There is never enough light.

Although technology is progressing every single day, people always want more.

Right now, in terms of imaging technology, there are still things that need to be improved.

Imaging sensors can be made to capture more detail. They can be made to capture every single hair on this dog for example. Notice how not every hair is sharp:

Alaskan Malamute

Smarter technology can be invented and employed, such as better metering. If the meter of my 5D Mark II was more advanced, my camera would have understood that I didn’t care if the background was blown out (too white) and that I just wanted the dog to be my subject. Of course I could have done spot metering, or exposure compensation, but a more advanced metering system would make things easier.

Moving things also require a faster shutter speed, which in turn cuts down light. (such as cats).

Cat

Pets and little kids can be difficult to shoot because they never stop moving! Children, pets or sports require faster shutter speeds to stop the action and get rid of any blur.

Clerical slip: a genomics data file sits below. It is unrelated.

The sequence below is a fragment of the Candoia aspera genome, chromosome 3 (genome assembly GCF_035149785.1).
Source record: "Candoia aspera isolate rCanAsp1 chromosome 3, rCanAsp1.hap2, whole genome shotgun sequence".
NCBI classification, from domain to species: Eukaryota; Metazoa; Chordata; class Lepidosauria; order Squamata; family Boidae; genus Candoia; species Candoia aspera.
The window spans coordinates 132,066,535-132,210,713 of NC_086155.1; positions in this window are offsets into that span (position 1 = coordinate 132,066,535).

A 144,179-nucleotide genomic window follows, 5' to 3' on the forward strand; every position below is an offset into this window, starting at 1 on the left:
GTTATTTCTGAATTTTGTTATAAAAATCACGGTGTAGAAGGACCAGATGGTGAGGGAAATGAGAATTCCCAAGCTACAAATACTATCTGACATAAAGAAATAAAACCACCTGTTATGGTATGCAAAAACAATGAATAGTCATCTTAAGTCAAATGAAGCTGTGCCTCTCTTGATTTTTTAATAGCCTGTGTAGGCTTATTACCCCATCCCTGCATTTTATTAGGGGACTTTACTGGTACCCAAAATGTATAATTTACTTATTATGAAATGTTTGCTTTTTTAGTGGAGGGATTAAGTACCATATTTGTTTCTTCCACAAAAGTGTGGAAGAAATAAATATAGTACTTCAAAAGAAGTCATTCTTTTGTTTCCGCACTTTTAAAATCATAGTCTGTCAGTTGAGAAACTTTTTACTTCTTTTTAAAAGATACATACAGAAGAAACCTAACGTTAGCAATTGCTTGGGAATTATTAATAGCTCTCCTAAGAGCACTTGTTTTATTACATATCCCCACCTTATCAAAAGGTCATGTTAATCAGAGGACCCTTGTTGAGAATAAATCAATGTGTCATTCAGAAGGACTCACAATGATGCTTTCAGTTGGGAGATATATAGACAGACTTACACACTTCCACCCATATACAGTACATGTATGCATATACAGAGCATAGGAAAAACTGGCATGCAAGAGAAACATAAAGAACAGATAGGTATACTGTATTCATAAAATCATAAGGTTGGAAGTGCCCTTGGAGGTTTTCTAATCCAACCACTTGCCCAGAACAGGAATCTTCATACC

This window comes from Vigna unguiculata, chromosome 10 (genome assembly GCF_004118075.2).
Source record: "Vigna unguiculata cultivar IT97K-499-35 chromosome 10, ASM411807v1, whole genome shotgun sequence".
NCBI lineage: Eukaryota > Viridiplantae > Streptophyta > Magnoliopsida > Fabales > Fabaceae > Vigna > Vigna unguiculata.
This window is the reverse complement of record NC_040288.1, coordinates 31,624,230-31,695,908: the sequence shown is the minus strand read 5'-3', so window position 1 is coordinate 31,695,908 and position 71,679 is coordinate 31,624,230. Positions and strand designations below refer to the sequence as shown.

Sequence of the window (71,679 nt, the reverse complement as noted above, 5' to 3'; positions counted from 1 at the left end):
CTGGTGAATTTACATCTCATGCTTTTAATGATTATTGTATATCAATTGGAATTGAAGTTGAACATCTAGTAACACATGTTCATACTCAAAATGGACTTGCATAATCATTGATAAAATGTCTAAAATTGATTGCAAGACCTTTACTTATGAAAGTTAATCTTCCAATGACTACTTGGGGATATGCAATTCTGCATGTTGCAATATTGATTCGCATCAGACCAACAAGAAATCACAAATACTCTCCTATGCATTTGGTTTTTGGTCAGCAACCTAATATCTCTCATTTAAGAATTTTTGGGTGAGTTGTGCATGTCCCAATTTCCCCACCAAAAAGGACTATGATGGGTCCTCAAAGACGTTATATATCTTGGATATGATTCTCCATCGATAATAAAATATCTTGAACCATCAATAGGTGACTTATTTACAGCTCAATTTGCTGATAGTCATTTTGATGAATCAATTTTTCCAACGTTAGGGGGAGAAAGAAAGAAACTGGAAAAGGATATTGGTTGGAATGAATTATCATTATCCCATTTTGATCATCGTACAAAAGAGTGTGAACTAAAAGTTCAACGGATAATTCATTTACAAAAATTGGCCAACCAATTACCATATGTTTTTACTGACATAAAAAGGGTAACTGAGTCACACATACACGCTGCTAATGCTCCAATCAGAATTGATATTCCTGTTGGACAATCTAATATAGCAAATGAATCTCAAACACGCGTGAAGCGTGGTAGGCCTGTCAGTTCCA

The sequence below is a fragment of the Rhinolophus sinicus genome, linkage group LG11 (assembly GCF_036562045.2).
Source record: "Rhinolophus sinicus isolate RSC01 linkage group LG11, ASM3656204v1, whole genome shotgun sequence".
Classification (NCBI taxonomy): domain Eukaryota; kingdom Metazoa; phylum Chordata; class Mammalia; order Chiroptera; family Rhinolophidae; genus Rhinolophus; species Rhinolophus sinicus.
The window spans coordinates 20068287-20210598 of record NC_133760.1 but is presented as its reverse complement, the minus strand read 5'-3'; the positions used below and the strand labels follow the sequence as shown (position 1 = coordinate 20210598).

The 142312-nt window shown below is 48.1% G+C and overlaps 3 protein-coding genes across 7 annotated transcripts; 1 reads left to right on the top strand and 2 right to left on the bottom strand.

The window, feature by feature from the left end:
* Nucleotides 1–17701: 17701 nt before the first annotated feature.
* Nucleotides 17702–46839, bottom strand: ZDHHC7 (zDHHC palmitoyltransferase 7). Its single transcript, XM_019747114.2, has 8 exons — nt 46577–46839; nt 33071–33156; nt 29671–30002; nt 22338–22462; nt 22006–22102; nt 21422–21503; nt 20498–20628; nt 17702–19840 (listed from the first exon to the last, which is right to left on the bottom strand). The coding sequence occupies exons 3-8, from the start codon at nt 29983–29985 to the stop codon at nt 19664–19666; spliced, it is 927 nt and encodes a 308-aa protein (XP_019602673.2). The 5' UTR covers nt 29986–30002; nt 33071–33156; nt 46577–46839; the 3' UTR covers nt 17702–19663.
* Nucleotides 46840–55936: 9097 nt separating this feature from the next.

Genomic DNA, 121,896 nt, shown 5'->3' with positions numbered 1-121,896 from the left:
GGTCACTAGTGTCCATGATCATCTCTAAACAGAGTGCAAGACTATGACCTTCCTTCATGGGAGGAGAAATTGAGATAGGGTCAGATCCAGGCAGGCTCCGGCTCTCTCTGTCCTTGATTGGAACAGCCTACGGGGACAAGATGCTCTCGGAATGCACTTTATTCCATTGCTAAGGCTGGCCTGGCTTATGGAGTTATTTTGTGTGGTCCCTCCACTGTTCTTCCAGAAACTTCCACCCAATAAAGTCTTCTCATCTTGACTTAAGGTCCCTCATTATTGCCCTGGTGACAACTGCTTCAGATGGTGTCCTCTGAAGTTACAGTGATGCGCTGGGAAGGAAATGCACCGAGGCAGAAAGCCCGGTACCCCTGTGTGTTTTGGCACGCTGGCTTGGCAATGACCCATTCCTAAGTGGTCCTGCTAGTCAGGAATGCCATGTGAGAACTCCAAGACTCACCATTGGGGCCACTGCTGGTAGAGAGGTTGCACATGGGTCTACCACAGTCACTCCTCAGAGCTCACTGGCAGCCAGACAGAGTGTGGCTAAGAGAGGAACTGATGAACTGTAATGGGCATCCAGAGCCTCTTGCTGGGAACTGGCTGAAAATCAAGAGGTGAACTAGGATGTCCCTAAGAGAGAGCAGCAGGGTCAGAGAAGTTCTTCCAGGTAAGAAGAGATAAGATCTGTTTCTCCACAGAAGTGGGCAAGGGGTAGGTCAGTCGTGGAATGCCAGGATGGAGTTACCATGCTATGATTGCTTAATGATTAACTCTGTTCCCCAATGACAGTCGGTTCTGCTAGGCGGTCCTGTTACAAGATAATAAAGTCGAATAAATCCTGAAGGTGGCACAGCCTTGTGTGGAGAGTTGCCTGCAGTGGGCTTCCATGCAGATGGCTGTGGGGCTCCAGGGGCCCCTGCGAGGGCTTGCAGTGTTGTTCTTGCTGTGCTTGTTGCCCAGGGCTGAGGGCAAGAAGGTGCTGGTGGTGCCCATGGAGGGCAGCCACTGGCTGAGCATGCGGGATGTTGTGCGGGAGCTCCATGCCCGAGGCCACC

Swimming

So, even if I have a 50mm lens and I set it to a ‘safe’ shutter speed, such as 1/50th of a second, despite getting a correctly metered picture, I’ll probably be getting motion blur. I would have to increase my shutter speed; faster shutter speeds need faster lenses (large apertures, such as f/1.4) or a higher ISO (sensitivity, such as ISO6400) to compensate for the lack of light reaching the camera sensor.

Hence, there are always people asking for breakthroughs in optical designs to get larger apertures and cleaner and higher ISO’s.

The above swimming picture was taken  at a focal length of 190mm with a cropped sensor 7D (which is approximately an effective 300mm on a full frame sensor) at 1/250th of a second at ISO 3200. As you can see, at 1/250th of a second, there is still motion blur. If you notice the pool lane dividers and how they are not blurred, it is evidence that it is clearly not camera shake. (in retrospect, I should have increased the shutter speed along with my ISO to capture the motion).

So yes. There is never enough. But, it seems that people have found ways to overcome these hurdles. So instead of waiting for these ‘breakthroughs’, go out and shoot! Take more pictures so you can get awesome pictures like this one:

ME! :D

(PSSSTT. This picture’s awesome because I’m in it! :D)

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